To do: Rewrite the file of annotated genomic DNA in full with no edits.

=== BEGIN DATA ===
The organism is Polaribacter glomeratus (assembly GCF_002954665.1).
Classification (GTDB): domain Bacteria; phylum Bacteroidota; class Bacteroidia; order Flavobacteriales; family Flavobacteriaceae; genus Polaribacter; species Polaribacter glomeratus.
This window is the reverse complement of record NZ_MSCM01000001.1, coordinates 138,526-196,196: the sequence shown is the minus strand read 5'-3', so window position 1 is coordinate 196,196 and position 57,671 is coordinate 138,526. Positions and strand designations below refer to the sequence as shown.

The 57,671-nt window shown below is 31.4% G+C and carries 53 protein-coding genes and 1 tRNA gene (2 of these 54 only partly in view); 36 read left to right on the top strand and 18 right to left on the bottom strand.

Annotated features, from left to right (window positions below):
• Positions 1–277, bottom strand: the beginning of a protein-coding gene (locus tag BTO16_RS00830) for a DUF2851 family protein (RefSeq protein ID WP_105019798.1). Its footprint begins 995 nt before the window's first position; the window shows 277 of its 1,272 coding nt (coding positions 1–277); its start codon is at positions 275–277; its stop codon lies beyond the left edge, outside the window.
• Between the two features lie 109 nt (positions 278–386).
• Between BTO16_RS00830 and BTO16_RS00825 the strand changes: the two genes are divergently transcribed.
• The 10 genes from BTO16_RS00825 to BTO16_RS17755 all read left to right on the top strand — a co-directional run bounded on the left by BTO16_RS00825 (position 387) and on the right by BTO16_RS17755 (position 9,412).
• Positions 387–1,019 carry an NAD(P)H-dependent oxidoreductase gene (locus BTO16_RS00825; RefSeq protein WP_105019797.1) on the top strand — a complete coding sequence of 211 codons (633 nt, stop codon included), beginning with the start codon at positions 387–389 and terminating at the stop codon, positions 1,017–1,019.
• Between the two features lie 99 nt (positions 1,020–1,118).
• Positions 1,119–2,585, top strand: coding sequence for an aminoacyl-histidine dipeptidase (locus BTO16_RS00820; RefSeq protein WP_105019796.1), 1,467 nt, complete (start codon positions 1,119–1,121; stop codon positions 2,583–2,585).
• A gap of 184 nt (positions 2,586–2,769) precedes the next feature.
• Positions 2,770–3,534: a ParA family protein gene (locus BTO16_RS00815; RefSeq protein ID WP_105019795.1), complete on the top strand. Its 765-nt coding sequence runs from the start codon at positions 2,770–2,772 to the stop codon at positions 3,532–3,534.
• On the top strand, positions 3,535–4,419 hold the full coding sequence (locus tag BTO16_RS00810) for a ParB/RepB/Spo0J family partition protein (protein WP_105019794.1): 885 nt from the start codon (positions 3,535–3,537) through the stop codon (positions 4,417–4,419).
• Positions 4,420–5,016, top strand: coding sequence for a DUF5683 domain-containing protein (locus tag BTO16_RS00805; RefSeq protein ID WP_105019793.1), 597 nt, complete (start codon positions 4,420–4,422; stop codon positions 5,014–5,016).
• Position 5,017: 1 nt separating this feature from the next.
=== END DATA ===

The organism is Polaribacter glomeratus (assembly GCF_002954665.1).
Classification (GTDB): domain Bacteria; phylum Bacteroidota; class Bacteroidia; order Flavobacteriales; family Flavobacteriaceae; genus Polaribacter; species Polaribacter glomeratus.
This window is the reverse complement of record NZ_MSCM01000001.1, coordinates 138,526-196,196: the sequence shown is the minus strand read 5'-3', so window position 1 is coordinate 196,196 and position 57,671 is coordinate 138,526. Positions and strand designations below refer to the sequence as shown.

The 57,671-nt window shown below is 31.4% G+C and carries 53 protein-coding genes and 1 tRNA gene (2 of these 54 only partly in view); 36 read left to right on the top strand and 18 right to left on the bottom strand.

Annotated features, from left to right (window positions below):
• Positions 1–277, bottom strand: the beginning of a protein-coding gene (locus tag BTO16_RS00830) for a DUF2851 family protein (RefSeq protein ID WP_105019798.1). Its footprint begins 995 nt before the window's first position; the window shows 277 of its 1,272 coding nt (coding positions 1–277); its start codon is at positions 275–277; its stop codon lies beyond the left edge, outside the window.
• Between the two features lie 109 nt (positions 278–386).
• Between BTO16_RS00830 and BTO16_RS00825 the strand changes: the two genes are divergently transcribed.
• The 10 genes from BTO16_RS00825 to BTO16_RS17755 all read left to right on the top strand — a co-directional run bounded on the left by BTO16_RS00825 (position 387) and on the right by BTO16_RS17755 (position 9,412).
• Positions 387–1,019 carry an NAD(P)H-dependent oxidoreductase gene (locus BTO16_RS00825; RefSeq protein WP_105019797.1) on the top strand — a complete coding sequence of 211 codons (633 nt, stop codon included), beginning with the start codon at positions 387–389 and terminating at the stop codon, positions 1,017–1,019.
• Between the two features lie 99 nt (positions 1,020–1,118).
• Positions 1,119–2,585, top strand: coding sequence for an aminoacyl-histidine dipeptidase (locus BTO16_RS00820; RefSeq protein WP_105019796.1), 1,467 nt, complete (start codon positions 1,119–1,121; stop codon positions 2,583–2,585).
• A gap of 184 nt (positions 2,586–2,769) precedes the next feature.
• Positions 2,770–3,534: a ParA family protein gene (locus BTO16_RS00815; RefSeq protein ID WP_105019795.1), complete on the top strand. Its 765-nt coding sequence runs from the start codon at positions 2,770–2,772 to the stop codon at positions 3,532–3,534.
• On the top strand, positions 3,535–4,419 hold the full coding sequence (locus tag BTO16_RS00810) for a ParB/RepB/Spo0J family partition protein (protein WP_105019794.1): 885 nt from the start codon (positions 3,535–3,537) through the stop codon (positions 4,417–4,419).
• Positions 4,420–5,016, top strand: coding sequence for a DUF5683 domain-containing protein (locus tag BTO16_RS00805; RefSeq protein ID WP_105019793.1), 597 nt, complete (start codon positions 4,420–4,422; stop codon positions 5,014–5,016).
• Position 5,017: 1 nt separating this feature from the next.